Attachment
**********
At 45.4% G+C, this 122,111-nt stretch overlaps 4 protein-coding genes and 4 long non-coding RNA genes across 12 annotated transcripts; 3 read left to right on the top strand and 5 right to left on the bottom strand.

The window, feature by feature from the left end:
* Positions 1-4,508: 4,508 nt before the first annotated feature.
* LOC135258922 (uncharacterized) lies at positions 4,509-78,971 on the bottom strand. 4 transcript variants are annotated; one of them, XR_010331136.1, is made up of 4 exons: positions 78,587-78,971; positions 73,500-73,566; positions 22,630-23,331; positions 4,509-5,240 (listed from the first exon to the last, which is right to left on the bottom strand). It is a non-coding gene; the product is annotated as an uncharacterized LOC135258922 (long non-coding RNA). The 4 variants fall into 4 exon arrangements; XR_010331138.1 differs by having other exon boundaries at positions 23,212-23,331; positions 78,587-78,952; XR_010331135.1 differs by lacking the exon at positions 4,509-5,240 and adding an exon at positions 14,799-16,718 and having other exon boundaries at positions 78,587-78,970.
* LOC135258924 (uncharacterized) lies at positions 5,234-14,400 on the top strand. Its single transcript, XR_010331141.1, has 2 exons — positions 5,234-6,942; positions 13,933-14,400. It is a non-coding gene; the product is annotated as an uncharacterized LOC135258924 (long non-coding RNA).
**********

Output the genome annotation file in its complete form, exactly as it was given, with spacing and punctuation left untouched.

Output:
At 45.4% G+C, this 122,111-nt stretch overlaps 4 protein-coding genes and 4 long non-coding RNA genes across 12 annotated transcripts; 3 read left to right on the top strand and 5 right to left on the bottom strand.

The window, feature by feature from the left end:
* Positions 1-4,508: 4,508 nt before the first annotated feature.
* LOC135258922 (uncharacterized) lies at positions 4,509-78,971 on the bottom strand. 4 transcript variants are annotated; one of them, XR_010331136.1, is made up of 4 exons: positions 78,587-78,971; positions 73,500-73,566; positions 22,630-23,331; positions 4,509-5,240 (listed from the first exon to the last, which is right to left on the bottom strand). It is a non-coding gene; the product is annotated as an uncharacterized LOC135258922 (long non-coding RNA). The 4 variants fall into 4 exon arrangements; XR_010331138.1 differs by having other exon boundaries at positions 23,212-23,331; positions 78,587-78,952; XR_010331135.1 differs by lacking the exon at positions 4,509-5,240 and adding an exon at positions 14,799-16,718 and having other exon boundaries at positions 78,587-78,970.
* LOC135258924 (uncharacterized) lies at positions 5,234-14,400 on the top strand. Its single transcript, XR_010331141.1, has 2 exons — positions 5,234-6,942; positions 13,933-14,400. It is a non-coding gene; the product is annotated as an uncharacterized LOC135258924 (long non-coding RNA).